Writing Tips #2 Character Backgrounds

March 31, 2017 Sean Catt

Today’s writing tip post is not about me showcasing my Photoshop skills (more about that in a while). No, it’s all about building lifelike character backgrounds. Having characters that your readers can relate to is vital, as it helps to ground the story thus making it more believable.

First and foremost, when developing a new character I use a character reference sheet (the one I use, can be found in the media>downloads section of this website) to build up the background of my principle character(s). Reference sheets really do allow you to put flesh on the bones of your characters. Have a look at mine and you will see what I mean, and if you like it use it (it’s free, and free is good), tell your friends about it, shout it from the rooftops!

Another thing I find very useful, is to construct family trees for all main character backgrounds, the tree may consist of: parents, siblings, grandparents, uncles/aunts and possibly cousins, it’s something you can take as far as you think you need for that character. I use an excellent piece of free software called ‘My Family Tree‘ which is very easy to use and you can keep your charts really simple or add all sorts of information and even photos. There are of course many other similar software programs out there, I’d recommend experimenting until you find one you like.

One nice thing about using a family tree is that it’s so visual, at a glance you can check on characters names.There’s nothing worse than discovering that halfway through the book you started calling poor old Joshua, Joseph instead.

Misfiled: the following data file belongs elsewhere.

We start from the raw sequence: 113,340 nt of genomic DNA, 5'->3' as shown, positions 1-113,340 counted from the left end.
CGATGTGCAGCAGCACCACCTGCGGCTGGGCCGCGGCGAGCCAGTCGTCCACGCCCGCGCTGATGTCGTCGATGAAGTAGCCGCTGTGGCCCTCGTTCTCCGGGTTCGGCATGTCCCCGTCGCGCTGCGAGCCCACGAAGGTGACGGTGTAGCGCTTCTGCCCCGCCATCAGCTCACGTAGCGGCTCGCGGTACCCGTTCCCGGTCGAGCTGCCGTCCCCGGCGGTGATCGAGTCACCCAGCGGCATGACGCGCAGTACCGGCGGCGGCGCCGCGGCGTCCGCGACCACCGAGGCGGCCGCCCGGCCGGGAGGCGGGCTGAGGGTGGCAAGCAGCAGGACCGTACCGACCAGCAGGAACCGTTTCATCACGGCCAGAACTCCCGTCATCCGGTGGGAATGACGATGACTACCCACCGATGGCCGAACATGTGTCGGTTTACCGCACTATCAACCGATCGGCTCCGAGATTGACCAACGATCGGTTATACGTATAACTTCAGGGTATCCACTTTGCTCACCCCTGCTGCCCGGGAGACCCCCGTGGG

While we’re on the subject of names, I pick a name that takes into account the character’s ethnicity, their nationality, etc, etc, but most of all I give them a name that I think suits them as a person. For example, Arthur gives a totally different slant to a character than if he’d been called Darius, the same applies to women’s names, Gertrude V’s Tiffany. One pet hate I have, is where in some Sci Fi or Fantasy novels/stories the author gives their characters names that are nigh on impossible to pronounce which means you either have to beep over them (like you did as a little kid when you came to¬† words you couldn’t pronounce. Yes, I understand that on the planet Zog you are unlikely to find too many Bills or Debbies, but purrrlease… Kygtankdyjlin or his brother, Kygtankdyxlin… really?

So, back to the script… Knowing if people are still alive is handy too. It stops you managing to resurrect someone’s dear departed granny, unless of course you are writing about zombies then bringing people back from the dead is fine, in fact it’s positively de rigueur for the genre.

The other thing I personally like, is being able to see where my characters live. Once I have an idea of the type of place they live in I trawl Google Street View and do image searches on the interwebs. I admit to being a little obsessive over this this bit of research, and I often photoshop the image(s) until I end up with something that I feel is right.

Currently I’ve started writing the first installment of a series of short stories about two anthro characters called Spike and Joel. Now Spike lives on the edge of a large town in Essex in England in a pretty rough, end of terrace, Victorian cottage belonging to his boss.
After a lot of searching I found the perfect house, and here it is:
Spike's house before photo



image courtesy of Google Street View

Unfortunately, it was in the wrong location and faced the wrong way.

After a lot of Photoshopping I ended up with a house just how I envisioned it to look.





I like to draw up floor plans of houses, apartments or places of work, etc so that I know where all the rooms/areas are in relation to each other, the doors, stairs, etc.

When developing character backgrounds you don’t have to go to excessive lengths like I do regarding where my characters live, that like I said earlier is just me being a bit obsessive. But you must ensure your characters have life (unless your still with the zombies).
I also try to choose the right car for my characters (if they drive). The type of car a person drives can say a lot about them.

Just remember: